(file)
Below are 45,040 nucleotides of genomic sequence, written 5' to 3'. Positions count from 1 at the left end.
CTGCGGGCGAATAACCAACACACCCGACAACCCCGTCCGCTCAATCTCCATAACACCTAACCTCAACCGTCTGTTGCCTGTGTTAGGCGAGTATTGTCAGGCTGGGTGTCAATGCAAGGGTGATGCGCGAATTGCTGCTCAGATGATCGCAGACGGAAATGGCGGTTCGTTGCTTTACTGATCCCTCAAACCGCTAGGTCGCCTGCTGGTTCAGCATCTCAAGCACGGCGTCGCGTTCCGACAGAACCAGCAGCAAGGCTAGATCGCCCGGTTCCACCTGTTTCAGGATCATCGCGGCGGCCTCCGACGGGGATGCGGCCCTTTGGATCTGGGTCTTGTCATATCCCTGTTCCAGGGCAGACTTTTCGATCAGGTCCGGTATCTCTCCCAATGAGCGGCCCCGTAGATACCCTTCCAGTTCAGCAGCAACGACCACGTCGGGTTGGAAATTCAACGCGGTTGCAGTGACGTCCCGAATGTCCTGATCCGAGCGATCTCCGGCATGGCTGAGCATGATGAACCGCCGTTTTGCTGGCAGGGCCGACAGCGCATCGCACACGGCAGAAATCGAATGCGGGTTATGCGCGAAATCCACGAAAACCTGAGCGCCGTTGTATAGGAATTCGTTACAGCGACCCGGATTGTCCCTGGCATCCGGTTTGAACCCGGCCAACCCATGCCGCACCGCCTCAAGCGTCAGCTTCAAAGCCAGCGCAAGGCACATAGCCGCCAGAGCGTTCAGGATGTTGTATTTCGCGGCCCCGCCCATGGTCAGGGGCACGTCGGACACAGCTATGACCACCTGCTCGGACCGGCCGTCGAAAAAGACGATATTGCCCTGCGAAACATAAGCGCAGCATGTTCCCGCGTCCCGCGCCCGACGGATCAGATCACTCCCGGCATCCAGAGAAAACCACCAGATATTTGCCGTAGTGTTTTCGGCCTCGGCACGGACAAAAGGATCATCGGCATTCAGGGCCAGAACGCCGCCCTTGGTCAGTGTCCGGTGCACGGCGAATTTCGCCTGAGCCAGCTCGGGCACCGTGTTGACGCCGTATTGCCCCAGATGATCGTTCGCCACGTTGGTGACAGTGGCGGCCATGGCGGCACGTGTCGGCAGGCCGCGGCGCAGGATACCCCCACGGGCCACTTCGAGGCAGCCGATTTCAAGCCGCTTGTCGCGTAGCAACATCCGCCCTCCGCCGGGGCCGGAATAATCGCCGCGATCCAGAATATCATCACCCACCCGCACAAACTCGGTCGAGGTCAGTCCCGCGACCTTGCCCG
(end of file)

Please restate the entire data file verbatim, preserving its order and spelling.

Below are 45,040 nucleotides of genomic sequence, written 5' to 3'. Positions count from 1 at the left end.
CTGCGGGCGAATAACCAACACACCCGACAACCCCGTCCGCTCAATCTCCATAACACCTAACCTCAACCGTCTGTTGCCTGTGTTAGGCGAGTATTGTCAGGCTGGGTGTCAATGCAAGGGTGATGCGCGAATTGCTGCTCAGATGATCGCAGACGGAAATGGCGGTTCGTTGCTTTACTGATCCCTCAAACCGCTAGGTCGCCTGCTGGTTCAGCATCTCAAGCACGGCGTCGCGTTCCGACAGAACCAGCAGCAAGGCTAGATCGCCCGGTTCCACCTGTTTCAGGATCATCGCGGCGGCCTCCGACGGGGATGCGGCCCTTTGGATCTGGGTCTTGTCATATCCCTGTTCCAGGGCAGACTTTTCGATCAGGTCCGGTATCTCTCCCAATGAGCGGCCCCGTAGATACCCTTCCAGTTCAGCAGCAACGACCACGTCGGGTTGGAAATTCAACGCGGTTGCAGTGACGTCCCGAATGTCCTGATCCGAGCGATCTCCGGCATGGCTGAGCATGATGAACCGCCGTTTTGCTGGCAGGGCCGACAGCGCATCGCACACGGCAGAAATCGAATGCGGGTTATGCGCGAAATCCACGAAAACCTGAGCGCCGTTGTATAGGAATTCGTTACAGCGACCCGGATTGTCCCTGGCATCCGGTTTGAACCCGGCCAACCCATGCCGCACCGCCTCAAGCGTCAGCTTCAAAGCCAGCGCAAGGCACATAGCCGCCAGAGCGTTCAGGATGTTGTATTTCGCGGCCCCGCCCATGGTCAGGGGCACGTCGGACACAGCTATGACCACCTGCTCGGACCGGCCGTCGAAAAAGACGATATTGCCCTGCGAAACATAAGCGCAGCATGTTCCCGCGTCCCGCGCCCGACGGATCAGATCACTCCCGGCATCCAGAGAAAACCACCAGATATTTGCCGTAGTGTTTTCGGCCTCGGCACGGACAAAAGGATCATCGGCATTCAGGGCCAGAACGCCGCCCTTGGTCAGTGTCCGGTGCACGGCGAATTTCGCCTGAGCCAGCTCGGGCACCGTGTTGACGCCGTATTGCCCCAGATGATCGTTCGCCACGTTGGTGACAGTGGCGGCCATGGCGGCACGTGTCGGCAGGCCGCGGCGCAGGATACCCCCACGGGCCACTTCGAGGCAGCCGATTTCAAGCCGCTTGTCGCGTAGCAACATCCGCCCTCCGCCGGGGCCGGAATAATCGCCGCGATCCAGAATATCATCACCCACCCGCACAAACTCGGTCGAGGTCAGTCCCGCGACCTTGCCCG